Figure 1. Subcellular location of EOLA1 is indicated in ECV304 cells. ECV304 cells were transfected with the blank plasmid pEGFP-N2 and the fusion protein expression plasmid pEGFP-EOLA1. After 48 hours culture, the transfected cells were fixed with 4% PFA. A, The cells were incubated with rat anti-GFP antibody (primary antibody) and goat anti-rat antibody (secondary antibody), stained with DAPI, and photographed under LSM510 META laser confocal microscope. B, The cells were incubated with rabbit anti-EOLAl polyclonal antibody (primary antibody) and HRP-labeled goat anti-rabbit IgG antibody (secondary antibody), stained with HRP-labeled strepto-antibiotin and diaminobenzidine, and embedded with epoxy resin 618. Finally the cells were made into ultrathin sections, stained with lead, observed and photographed under TECNA110transmission electron microscope. The white arrow identifies immune sediment deposition in ECV304 cells transfected with pEGFP-EOLA1 by anti-EOLA1 antibody.

LPS induction of EOLA1 expression and VCAM-1 production in ECV304 cells

ECV304 cells were grown to 80% confluence and stimulated with LPS (100 ng/ml) for a time-course as indicated. The cells showed that EOLA1 transcription was increased in a time-dependent manner (Figure 2A). VCAM-1 concentrations in the clarified culture supernatants were then measured by ELISA. Exposure of the cells to LPS (100ng/ml) induced significantly increase of VCAM-1 production (Figure 2B).

Figure 2. LPS induces the production of EOLA1 and VCAM-1in ECV304 cells. A, ECV304 cells were treated with LPS (100ng/ml) for various periods of time 0, 3, 6, 12, and 24 hours and the total RNAs were analyzed by RT-PCR to EOLA1. B, ECV304 cells were stimulated with LPS (100ng/ml) for the indicated periods of time and the supernatants were collected and assayed for VCAM-1production by ELISA. Data show one representative experiment out of three independent experiments.

Overexpression of EOLA1 inhibited the expression of VCAM-1 induced by LPS in ECV304 cells

To further characterize the functional effects of EOLA1 on VCAM-1 induction in ECV304 cells, the cells were co-transfected with pOPRSVⅠ-EOLA1-EGFP and pCMV-LacⅠ plasmids to stably overexpress EOLA1 after induced by IPTG (Figure 3A). The cells with overexpression of EOLA1 were treated with LPS (100 ng/ml) after adding IPTG for 48 h.  The VCAM-1 protein production is cell supernatant was detected by ELISA assay in 6 h after LPS treatment. The results showed that LPS significantly induces VCAM-1 protein secretion, and overexpression of EOLA1 decreased the VCAM-1 protein level induced by LPS in ECV304 cells (Figure 3B).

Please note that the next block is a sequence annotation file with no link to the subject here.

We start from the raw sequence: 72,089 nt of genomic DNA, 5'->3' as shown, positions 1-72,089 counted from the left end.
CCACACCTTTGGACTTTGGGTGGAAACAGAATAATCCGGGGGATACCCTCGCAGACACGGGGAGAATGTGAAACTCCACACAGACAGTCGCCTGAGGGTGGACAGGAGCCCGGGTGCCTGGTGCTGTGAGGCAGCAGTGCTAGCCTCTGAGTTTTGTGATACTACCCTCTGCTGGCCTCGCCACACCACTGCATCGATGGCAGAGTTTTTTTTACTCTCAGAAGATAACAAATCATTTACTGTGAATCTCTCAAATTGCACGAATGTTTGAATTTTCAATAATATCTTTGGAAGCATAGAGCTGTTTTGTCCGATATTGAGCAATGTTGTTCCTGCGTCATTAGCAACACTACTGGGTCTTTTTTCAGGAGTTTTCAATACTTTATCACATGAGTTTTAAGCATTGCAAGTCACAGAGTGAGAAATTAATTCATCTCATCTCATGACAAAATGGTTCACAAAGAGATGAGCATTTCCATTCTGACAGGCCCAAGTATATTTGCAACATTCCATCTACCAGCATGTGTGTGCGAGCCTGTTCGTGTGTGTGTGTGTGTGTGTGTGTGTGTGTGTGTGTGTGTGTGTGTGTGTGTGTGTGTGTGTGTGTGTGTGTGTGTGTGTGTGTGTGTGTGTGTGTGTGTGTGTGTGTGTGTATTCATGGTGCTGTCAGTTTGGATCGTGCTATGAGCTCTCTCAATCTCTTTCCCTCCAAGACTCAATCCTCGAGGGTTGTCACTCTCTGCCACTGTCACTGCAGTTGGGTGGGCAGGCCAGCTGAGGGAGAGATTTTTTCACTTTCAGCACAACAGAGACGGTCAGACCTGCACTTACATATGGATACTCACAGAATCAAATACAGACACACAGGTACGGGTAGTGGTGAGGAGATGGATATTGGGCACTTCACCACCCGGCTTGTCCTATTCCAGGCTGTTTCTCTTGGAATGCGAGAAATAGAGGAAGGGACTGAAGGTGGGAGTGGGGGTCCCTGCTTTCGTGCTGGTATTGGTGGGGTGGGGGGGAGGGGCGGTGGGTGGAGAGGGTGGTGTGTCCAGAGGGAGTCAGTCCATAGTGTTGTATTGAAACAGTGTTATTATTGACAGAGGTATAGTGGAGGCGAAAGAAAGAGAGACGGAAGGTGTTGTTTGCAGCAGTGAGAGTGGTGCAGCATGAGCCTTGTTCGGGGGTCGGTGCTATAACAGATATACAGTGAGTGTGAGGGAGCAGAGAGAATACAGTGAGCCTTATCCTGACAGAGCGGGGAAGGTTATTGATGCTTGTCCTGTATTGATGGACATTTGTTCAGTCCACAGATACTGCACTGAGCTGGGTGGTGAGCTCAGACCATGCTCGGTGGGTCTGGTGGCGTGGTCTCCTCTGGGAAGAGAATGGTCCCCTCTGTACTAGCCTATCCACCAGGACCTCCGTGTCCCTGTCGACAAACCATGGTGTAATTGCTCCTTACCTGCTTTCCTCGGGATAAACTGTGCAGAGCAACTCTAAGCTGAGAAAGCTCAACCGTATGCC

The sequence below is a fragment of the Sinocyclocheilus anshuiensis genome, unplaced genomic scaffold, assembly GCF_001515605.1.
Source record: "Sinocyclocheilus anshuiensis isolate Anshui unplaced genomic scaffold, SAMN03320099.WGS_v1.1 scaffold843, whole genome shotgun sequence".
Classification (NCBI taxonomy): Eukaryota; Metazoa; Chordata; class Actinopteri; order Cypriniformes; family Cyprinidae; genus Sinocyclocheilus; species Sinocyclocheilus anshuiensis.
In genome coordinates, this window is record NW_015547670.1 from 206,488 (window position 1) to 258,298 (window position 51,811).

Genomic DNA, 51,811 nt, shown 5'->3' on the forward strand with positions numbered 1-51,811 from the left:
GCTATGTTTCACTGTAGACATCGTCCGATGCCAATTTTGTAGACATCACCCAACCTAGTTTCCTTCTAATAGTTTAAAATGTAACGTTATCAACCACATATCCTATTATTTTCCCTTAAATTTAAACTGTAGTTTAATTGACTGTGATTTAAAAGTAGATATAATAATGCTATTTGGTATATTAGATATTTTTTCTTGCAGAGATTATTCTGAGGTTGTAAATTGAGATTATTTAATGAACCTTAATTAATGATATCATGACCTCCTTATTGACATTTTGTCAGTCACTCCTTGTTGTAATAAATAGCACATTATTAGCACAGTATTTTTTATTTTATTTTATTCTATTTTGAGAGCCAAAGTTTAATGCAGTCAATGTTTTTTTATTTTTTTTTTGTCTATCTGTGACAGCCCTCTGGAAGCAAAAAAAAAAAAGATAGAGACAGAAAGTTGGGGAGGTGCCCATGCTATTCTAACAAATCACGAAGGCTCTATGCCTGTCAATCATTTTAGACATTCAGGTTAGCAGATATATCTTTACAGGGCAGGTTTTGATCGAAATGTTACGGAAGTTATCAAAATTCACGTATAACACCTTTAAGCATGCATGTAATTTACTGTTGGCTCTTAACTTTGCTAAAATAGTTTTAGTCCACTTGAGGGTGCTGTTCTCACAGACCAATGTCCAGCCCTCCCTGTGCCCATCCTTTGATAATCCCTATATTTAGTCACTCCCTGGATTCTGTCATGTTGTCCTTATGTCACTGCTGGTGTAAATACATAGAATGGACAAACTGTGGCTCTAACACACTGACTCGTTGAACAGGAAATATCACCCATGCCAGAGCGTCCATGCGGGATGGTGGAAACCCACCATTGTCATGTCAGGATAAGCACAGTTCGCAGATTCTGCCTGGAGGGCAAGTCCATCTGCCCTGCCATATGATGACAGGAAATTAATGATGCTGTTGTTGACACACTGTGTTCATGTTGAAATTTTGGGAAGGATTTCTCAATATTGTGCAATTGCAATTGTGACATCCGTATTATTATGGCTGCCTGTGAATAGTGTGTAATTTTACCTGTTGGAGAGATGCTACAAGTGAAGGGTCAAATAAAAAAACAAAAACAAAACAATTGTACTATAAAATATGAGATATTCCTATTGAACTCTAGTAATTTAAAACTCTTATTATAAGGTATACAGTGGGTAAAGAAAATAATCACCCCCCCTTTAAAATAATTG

Figure 3. Overexpression of EOLA1 prevents LPS induced VCAM-1 production in ECV304 cells. ECV304 cells were transcript with pOPRSVⅠ-EOLA1-EGFP and pCMV-LacⅠ plasmids, and induced by IPTG. A, Overexprssion of EOLA1 was demonstrated by Western blotting analysis with anti-EOLA1 antibody 48 after IPTG induced. B, The induced cells with IPTG were tested for their ability to produce VCAM-1 upon LPS stimulation (100 ng/ml) for 6 h using a commercial ELISA kit. Data represent the mean ± S.D of three independent experiments. *p<0.05.

Knock-down EOLA1 enhances the expression of LPS induced VCAM-1 production in ECV304 cells

To further investigate the efficacy of EOLA1 on LPS induced VCAM-1 production in ECV304 cells, the cells were transfected with EOLA1 shRNA to silence EOLA1 gene. EOLA1 expression was confirmed significantly down-regulated in EOLA1-shRNA transfected cells by western blot. Knock-down EOLA1 also shows inhibition on the expression of MT2A (Figure 4A). Knock down EOLA1 enhances LPS induced VCAM-1 protein secretion (Figure 4B).

Figure 4. Knock-down of EOLA1 with shRNA inhibits the expression of MT2A and increases the LPS-induced VCAM-1 production in ECV304 cells. A, ECV304 cells were transfected with control or EOLA1 shRNA for 48 hours. The cells were lysed and analyzed by Western blotting with anti-EOLA1 or anti-MT2A antibodies, β-actin as a loading control. B, ECV304 cells were transfected with control or EOLA1 shRNA for 24 hours and then cultured with or without LPS (100 ng/ml) and the concentration of VCAM-1 in the culture supernatants was determined 6 after stimulation. Data represent the mean ± S.D of three independent experiments. *p<0.05.